how do i begin my portfolio

Started Dec 26, 2012 | Questions thread
Guidenet
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Re: More ideas to start your portfolio
In reply to kyep10, Dec 29, 2012

kyep10 wrote:

@ guidenet you seem to be very resourceful in this field an i appreciate all your insight..you gave me a whole bunch of ideas to run with and i will keep a journal of them. i like your ideas of multiple folders. my thing is even though i am new photography, i need to zero in on what i like ( i know this) but my problem is, i love shooting sunsets, beaches, wildlife, people, ...really it seems to me i like to capture anything that catches my interest. i drove by an old farm the other day and noticed a shack that had only one side standing, no roof,no glass in the windows, just one outside wall and i stopped and photographed it. i did it in black and white and i thought it came out great. but thats just me. i feel kinda helpless in where to start because photography is so vast. for instance, flash...is it wise for me to get a upgraded flash no matter what the pictures, does a black rapid strap come in more handy than the one that is issue with your camera purchase?, shooting in raw vs high quality jpeg.., shooting in manual mode is best?, there is a million questions i need answered lol..i know i will learn over time. i recently just purchased and received Bryan Peterson's book " understanding exposure" i have signed up for a intro to DSLR class/ workshop...just to get me in the right step in the learning process. i always loved photography and capturing moments in life that might have been otherwise missed, now that i have equipment, and have been practicing and reading books, and forums, i'm hooked lol. anyways i went way off subject didn't i, one question i have is ...i have the standard 18-55 and a 55-250 lens. would you recommend a macro lens for portraits, and what lens would you recommend if i wanted a wide angle lens for landscapes? thank you as always, for taking the time out to listen and respond with such informative answers...

I love your passion. Keep it up.   Nice shots appearing in your gallery too. I like the pet dog.

It's ok to go around shooting everything at this stage. Just put those in a folder called Fun for now. You will still want to master pre-visualization where you create the image in your mind's eye before creating in your camera and your digital darkroom. That's the key to the next step in photography. That's where you learn to create rather than just take an image that presents itself.

I'd not get anymore glass until you really master what you have now. I would get a good solid tripod, something like a Manfrotto 055 XPROB or 190 XPROB in aluminum or graphite. Add a 498RC2 or 496RC2 for your ballhead. Don't go lighter weight than these regardless of the brand. You should be able to get the better of the above two for under $300 USD if you don't get graphite.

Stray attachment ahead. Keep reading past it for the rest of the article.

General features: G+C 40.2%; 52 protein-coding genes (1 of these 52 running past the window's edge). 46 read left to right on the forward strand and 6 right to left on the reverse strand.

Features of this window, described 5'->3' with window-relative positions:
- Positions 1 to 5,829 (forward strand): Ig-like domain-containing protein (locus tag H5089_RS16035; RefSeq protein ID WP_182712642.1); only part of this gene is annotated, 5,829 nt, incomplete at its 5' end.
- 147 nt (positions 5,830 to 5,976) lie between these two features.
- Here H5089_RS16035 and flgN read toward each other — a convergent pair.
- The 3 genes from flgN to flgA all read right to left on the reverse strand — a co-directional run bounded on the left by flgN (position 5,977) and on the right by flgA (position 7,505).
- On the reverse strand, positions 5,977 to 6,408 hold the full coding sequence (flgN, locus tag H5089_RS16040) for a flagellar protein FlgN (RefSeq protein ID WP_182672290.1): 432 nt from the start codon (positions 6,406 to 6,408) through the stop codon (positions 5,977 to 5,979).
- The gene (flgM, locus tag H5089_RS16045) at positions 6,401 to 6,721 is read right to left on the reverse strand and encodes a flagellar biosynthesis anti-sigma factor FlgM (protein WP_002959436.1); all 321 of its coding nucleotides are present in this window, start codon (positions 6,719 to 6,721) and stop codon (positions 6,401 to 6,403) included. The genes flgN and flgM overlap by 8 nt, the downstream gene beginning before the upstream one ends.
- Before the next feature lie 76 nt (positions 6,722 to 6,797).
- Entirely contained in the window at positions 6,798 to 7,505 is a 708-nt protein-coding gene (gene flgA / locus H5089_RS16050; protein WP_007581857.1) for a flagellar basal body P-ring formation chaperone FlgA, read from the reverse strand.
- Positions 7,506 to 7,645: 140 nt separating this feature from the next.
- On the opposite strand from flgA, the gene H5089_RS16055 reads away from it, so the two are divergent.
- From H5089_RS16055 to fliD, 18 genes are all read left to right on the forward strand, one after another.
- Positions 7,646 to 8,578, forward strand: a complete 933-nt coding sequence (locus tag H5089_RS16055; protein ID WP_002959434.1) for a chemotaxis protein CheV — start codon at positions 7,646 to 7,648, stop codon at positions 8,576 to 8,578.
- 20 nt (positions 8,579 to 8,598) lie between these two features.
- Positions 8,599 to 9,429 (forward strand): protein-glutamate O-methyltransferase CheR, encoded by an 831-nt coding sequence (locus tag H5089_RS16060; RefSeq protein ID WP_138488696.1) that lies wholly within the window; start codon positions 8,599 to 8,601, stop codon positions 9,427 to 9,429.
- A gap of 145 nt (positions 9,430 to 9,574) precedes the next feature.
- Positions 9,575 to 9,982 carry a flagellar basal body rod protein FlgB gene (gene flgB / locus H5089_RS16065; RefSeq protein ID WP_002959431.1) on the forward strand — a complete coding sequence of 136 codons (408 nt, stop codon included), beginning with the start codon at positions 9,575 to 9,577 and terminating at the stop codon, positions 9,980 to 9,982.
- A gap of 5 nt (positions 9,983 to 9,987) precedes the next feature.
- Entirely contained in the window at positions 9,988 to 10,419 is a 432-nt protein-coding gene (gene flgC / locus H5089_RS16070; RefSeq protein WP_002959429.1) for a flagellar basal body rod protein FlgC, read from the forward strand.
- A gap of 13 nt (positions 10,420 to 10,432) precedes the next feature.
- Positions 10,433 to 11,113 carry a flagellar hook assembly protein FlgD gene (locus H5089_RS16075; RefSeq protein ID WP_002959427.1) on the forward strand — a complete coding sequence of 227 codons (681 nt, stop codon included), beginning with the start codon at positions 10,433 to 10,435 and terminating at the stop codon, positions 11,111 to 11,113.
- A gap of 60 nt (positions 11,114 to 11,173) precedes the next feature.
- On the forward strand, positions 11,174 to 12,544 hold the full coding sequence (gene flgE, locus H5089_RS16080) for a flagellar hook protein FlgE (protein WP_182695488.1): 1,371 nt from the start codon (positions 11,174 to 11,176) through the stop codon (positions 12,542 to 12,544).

For landscape and on a tripod, your excellent 18-55 is plenty wide enough and you'll be stopping down to f/8 or so. This will work perfectly without blowing money on a landscape lens for now. In fact, it will work better than what many buy for a landscape type lens. For macro use, again a tripod is needed, and I'd use that excellent 55-250 lens. If you need to get closer than it will, invest in a Canon 500D closeup lens to screw on the front. Again, don't buy more lenses now. You'll just be blowing moeny you don't need to. You have enough on your plate without loading up with more things to learn.

Remember, you still need to get "The Camera" by Ansel Adams and learn the Zone System by he and Fred Archer. You'll want to memorize all full f/stops for aperture and shutter speed before starting your classes. Just a hint, and learn how they are related. It's doubling and halving light. The same with ISO stops and Zone System Zones. It's doubling and halving light. It all works together. People who never learn this can never really learn exposure. Not really. Many go through life only using A mode and exposure compensation, never really learning why.

But, I'm getting ahead of myself. You just have a great time and keep on smiling. Keep up the passion and take care of your Karma. Always leave nature better for you having passed through.

I'm heading out into the wetlands today to see what there is to see. The ponds have been drying up to mud flats, but it rained all night. Maybe there will be some duck I've not seen or some Egret doing something funny. I'd really like to catch a Belted Kingfisher fishing for minnows. You sometimes have to hike a good distance to get away from the noisy bird watching tourists.



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Cheers, Craig
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